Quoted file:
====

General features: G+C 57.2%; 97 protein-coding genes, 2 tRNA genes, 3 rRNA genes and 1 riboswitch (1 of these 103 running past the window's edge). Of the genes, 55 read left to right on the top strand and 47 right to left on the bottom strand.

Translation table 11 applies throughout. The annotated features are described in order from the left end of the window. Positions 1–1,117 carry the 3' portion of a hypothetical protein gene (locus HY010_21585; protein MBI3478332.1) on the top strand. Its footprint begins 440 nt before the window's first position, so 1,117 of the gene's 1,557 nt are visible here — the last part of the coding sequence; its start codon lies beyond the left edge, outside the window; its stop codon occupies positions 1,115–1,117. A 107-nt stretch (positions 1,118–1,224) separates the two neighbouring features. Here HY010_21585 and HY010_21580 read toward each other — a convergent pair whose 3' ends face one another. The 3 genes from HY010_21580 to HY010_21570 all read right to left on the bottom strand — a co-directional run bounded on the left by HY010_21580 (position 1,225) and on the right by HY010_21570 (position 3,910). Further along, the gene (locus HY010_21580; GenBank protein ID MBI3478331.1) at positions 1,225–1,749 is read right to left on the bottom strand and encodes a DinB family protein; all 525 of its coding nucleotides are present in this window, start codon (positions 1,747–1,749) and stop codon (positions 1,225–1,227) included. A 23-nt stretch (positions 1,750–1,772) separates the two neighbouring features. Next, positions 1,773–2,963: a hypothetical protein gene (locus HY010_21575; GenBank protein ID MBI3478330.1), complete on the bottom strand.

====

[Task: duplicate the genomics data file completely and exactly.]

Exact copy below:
General features: G+C 57.2%; 97 protein-coding genes, 2 tRNA genes, 3 rRNA genes and 1 riboswitch (1 of these 103 running past the window's edge). Of the genes, 55 read left to right on the top strand and 47 right to left on the bottom strand.

Translation table 11 applies throughout. The annotated features are described in order from the left end of the window. Positions 1–1,117 carry the 3' portion of a hypothetical protein gene (locus HY010_21585; protein MBI3478332.1) on the top strand. Its footprint begins 440 nt before the window's first position, so 1,117 of the gene's 1,557 nt are visible here — the last part of the coding sequence; its start codon lies beyond the left edge, outside the window; its stop codon occupies positions 1,115–1,117. A 107-nt stretch (positions 1,118–1,224) separates the two neighbouring features. Here HY010_21585 and HY010_21580 read toward each other — a convergent pair whose 3' ends face one another. The 3 genes from HY010_21580 to HY010_21570 all read right to left on the bottom strand — a co-directional run bounded on the left by HY010_21580 (position 1,225) and on the right by HY010_21570 (position 3,910). Further along, the gene (locus HY010_21580; GenBank protein ID MBI3478331.1) at positions 1,225–1,749 is read right to left on the bottom strand and encodes a DinB family protein; all 525 of its coding nucleotides are present in this window, start codon (positions 1,747–1,749) and stop codon (positions 1,225–1,227) included. A 23-nt stretch (positions 1,750–1,772) separates the two neighbouring features. Next, positions 1,773–2,963: a hypothetical protein gene (locus HY010_21575; GenBank protein ID MBI3478330.1), complete on the bottom strand.